Oh, yes, it IS Fat Tuesday and that is a day of absolute deliciousness.
So in honor of Fat Tuesday and the Big Easy, we offer up a tasty bit of Amy Thigpen’s yummy look at Maw Maw and the Treme and the steamy music scene in “the City that Care Forgot.” This is just an excerpt, mind you. For the whole, delectable tale, you need to buy the book!
SISTAH, TAKE YOUR TIME
The Big Easy, the City that Care Forgot, the Crescent City—she is
named for the crook of the Mississippi River she inhabits and the lazy
debauchery she engenders. I call her home, and I know that what is best
about New Orleans happens mostly during the dark in the neighborhoods
that my Maw Maw warned me about.
Maw Maw was born in the Treme, just the other side of Rampart
Street from the French Quarter. This place and her first husband, Roy,
schooled her early in debauchery and its consequences. It’s where Roy was
shot and killed outside of a bar in broad daylight after a fight involving the
dice or the numbers—she won’t say exactly. When my 17-year-old Maw
Maw went to collect Roy’s things from his friend, he wouldn’t believe she
was Roy’s wife because, “You’re not the blonde I’ve seen Roy with.”
My Maw Maw’s heart was double-broken that day, and I believe that
right then and there she began her retreat from the sensual joys that are
Where she retreated I now advance. Maw Maw’s Treme is also home
to the best musicians in the city—past and present. It is separated from the
French Quarter by Rampart Street which rides straight through the middle
of two worlds: the French Quarter with its bohemians, gay men, and
tourists, and the Treme, the place that grew the real roots of New Orleans.
Louis Armstrong and Louis Prima played in the streets of the Treme when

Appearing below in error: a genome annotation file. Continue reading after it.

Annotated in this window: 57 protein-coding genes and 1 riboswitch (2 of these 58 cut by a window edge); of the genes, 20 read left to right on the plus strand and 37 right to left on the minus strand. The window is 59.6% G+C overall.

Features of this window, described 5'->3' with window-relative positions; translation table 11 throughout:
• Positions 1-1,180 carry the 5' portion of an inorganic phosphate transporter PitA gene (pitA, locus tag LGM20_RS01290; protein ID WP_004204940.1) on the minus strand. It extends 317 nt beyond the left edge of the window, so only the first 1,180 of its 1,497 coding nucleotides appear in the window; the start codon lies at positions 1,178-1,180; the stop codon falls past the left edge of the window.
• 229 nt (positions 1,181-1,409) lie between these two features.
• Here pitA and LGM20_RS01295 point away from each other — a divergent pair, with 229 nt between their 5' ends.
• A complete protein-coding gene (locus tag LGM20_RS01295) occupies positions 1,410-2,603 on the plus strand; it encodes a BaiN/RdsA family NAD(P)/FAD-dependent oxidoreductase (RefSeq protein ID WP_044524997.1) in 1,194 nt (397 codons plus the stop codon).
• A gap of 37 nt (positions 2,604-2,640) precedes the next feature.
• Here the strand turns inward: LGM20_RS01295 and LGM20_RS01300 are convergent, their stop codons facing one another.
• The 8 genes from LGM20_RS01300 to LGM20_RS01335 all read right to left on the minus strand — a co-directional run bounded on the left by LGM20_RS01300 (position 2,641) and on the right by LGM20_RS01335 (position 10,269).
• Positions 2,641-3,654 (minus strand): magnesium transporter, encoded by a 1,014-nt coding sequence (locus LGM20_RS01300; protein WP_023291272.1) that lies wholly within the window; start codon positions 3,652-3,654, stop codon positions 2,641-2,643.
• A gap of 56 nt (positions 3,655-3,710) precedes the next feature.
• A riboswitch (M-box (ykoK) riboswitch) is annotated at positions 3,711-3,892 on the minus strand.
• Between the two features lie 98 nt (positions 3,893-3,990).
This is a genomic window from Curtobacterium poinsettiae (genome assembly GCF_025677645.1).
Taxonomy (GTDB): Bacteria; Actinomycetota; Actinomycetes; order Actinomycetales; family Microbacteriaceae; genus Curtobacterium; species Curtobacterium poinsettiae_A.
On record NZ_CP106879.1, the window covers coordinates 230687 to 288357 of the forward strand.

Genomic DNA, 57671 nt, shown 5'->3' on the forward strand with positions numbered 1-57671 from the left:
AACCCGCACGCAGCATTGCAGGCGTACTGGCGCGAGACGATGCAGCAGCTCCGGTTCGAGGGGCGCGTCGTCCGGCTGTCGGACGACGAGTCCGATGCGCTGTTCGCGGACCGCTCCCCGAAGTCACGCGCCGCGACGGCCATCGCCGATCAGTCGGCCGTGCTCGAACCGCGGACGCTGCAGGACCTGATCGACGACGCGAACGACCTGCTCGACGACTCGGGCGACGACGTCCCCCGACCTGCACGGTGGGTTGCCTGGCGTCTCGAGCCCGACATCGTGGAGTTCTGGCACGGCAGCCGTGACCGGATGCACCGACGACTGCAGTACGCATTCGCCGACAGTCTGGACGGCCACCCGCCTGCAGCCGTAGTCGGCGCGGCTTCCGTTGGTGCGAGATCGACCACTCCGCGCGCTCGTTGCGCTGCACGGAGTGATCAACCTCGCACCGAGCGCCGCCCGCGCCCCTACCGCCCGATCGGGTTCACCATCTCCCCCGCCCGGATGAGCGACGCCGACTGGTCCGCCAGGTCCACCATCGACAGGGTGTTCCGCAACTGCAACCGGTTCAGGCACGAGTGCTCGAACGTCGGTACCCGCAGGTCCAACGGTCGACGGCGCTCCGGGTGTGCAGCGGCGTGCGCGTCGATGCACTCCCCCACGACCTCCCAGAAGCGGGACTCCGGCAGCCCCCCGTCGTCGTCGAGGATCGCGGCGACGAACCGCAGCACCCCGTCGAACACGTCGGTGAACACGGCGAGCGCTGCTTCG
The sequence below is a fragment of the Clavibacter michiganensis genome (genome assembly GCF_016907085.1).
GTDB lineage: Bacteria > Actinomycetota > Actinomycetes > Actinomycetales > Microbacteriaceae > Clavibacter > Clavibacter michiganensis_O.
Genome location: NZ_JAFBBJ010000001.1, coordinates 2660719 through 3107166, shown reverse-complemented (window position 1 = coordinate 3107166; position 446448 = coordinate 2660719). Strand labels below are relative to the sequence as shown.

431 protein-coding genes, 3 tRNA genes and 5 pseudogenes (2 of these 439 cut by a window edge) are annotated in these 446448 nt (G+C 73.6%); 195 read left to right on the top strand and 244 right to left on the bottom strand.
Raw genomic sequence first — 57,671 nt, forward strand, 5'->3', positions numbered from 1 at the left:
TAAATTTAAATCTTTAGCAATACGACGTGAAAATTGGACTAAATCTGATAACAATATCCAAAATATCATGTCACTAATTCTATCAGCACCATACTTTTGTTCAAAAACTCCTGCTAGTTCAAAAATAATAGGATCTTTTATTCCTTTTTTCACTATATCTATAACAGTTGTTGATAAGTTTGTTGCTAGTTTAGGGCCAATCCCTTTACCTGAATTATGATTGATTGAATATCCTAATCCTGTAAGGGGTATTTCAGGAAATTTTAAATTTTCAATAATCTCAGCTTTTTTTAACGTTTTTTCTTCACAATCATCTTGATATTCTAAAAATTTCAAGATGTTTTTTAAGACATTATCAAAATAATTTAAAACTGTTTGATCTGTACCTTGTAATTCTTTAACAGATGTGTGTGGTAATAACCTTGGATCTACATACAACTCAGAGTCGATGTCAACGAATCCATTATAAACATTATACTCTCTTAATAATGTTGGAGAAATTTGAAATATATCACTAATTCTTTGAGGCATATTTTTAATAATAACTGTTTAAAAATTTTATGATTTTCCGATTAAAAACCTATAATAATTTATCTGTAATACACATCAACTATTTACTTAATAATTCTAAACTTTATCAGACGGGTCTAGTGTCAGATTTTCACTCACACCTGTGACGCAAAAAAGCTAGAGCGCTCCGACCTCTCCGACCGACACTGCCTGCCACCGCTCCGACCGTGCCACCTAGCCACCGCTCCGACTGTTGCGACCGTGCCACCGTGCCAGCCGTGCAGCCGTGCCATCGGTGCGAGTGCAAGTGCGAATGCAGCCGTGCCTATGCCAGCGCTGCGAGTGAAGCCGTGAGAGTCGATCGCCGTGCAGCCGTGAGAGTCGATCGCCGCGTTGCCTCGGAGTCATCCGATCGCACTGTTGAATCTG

Maw Maw was young. That fertile ground still sprouts today’s brass band
babes, like Trombone Shorty, startin’ out at age seven, like the Rebirth
Brass Band and the Carnival Social Clubs. These people channel
everything they’ve got into that horn or those keys or those vibes: their
sorrows, their ecstasies, all of it. They make New Orleans the soothing
balm she is.
I’ve had my share of narrow escapes at night. The summer I was a
graduate student, I dated a good ole’ boy from Virginia who held my hips
in his hands and told me they were perfect for childbearing. He had his
faults, but the man could dance in a slippery-smooth way that worked with
the funky blues. We were Uptown at Tipitina’s late. He was staying with
friends, and couldn’t invite me in. I drove Maw Maw’s huge Impala, made
for making out with long bench seats you could fit four couples in it, easy.
We parked on Melpomene, a street that sits along the thin line
between the haves and have-nots, and steamed up the windows in the
Impala kissin’ and carryin’ on even though I knew that this was a
dangerous thing to do. But it was summer and the azaleas were blooming
and scenting up the thick air, and we fit so well into each other’s arms. I
managed to stay alert though, looking up at the rearview mirror every few
minutes for signs of people coming out of the dark.
When I saw headlights flash into the rearview mirror I peeled myself
from the embrace, started the car with my right hand, put her into Drive,
rolled up the window with my left and slammed on the gas just as the
bearded man held the sawed-off shotgun up to the pane. My eyes met his
in that moment and saw surprise, then he shrunk into the night, and we
lurched forward. New Orleans is danger.
New Orleans is also eatin’ fried oysters in blue cheese dressing at
Uglesch’s on the outskirts of the projects the oysters that bring me to tears
because they are so light and fresh and the sauce such a tart complement.
New Orleans is being called baby, honey chile, darlin’ by everyone and
knowing these most often are not come-ons but the melodic mothering of
the South. New Orleans is cheese grits with andouiee sausage, and
drinking beer with my new hairdresser, whom I met at a bar the night
before because he introduced himself with “I just have to get my hands in
your hair.” New Orleans is sayin’ yes.